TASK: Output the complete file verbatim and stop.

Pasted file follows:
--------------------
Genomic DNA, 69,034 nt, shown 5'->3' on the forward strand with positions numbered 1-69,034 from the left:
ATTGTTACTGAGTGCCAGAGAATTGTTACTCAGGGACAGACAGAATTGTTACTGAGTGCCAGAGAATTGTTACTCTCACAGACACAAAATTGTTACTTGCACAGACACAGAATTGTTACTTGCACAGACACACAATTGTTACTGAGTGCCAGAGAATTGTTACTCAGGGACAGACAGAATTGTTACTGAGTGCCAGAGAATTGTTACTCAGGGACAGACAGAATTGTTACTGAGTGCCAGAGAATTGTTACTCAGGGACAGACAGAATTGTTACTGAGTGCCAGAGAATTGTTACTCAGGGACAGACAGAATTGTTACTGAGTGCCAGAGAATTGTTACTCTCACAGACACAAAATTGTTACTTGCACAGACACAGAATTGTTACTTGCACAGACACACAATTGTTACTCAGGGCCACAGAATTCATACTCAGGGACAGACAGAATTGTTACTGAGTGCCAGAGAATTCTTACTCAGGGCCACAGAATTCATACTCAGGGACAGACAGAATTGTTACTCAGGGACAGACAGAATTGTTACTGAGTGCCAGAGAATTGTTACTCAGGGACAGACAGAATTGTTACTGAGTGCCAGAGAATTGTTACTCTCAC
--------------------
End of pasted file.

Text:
Genomic DNA, 69,034 nt, shown 5'->3' on the forward strand with positions numbered 1-69,034 from the left:
ATTGTTACTGAGTGCCAGAGAATTGTTACTCAGGGACAGACAGAATTGTTACTGAGTGCCAGAGAATTGTTACTCTCACAGACACAAAATTGTTACTTGCACAGACACAGAATTGTTACTTGCACAGACACACAATTGTTACTGAGTGCCAGAGAATTGTTACTCAGGGACAGACAGAATTGTTACTGAGTGCCAGAGAATTGTTACTCAGGGACAGACAGAATTGTTACTGAGTGCCAGAGAATTGTTACTCAGGGACAGACAGAATTGTTACTGAGTGCCAGAGAATTGTTACTCAGGGACAGACAGAATTGTTACTGAGTGCCAGAGAATTGTTACTCTCACAGACACAAAATTGTTACTTGCACAGACACAGAATTGTTACTTGCACAGACACACAATTGTTACTCAGGGCCACAGAATTCATACTCAGGGACAGACAGAATTGTTACTGAGTGCCAGAGAATTCTTACTCAGGGCCACAGAATTCATACTCAGGGACAGACAGAATTGTTACTCAGGGACAGACAGAATTGTTACTGAGTGCCAGAGAATTGTTACTCAGGGACAGACAGAATTGTTACTGAGTGCCAGAGAATTGTTACTCTCAC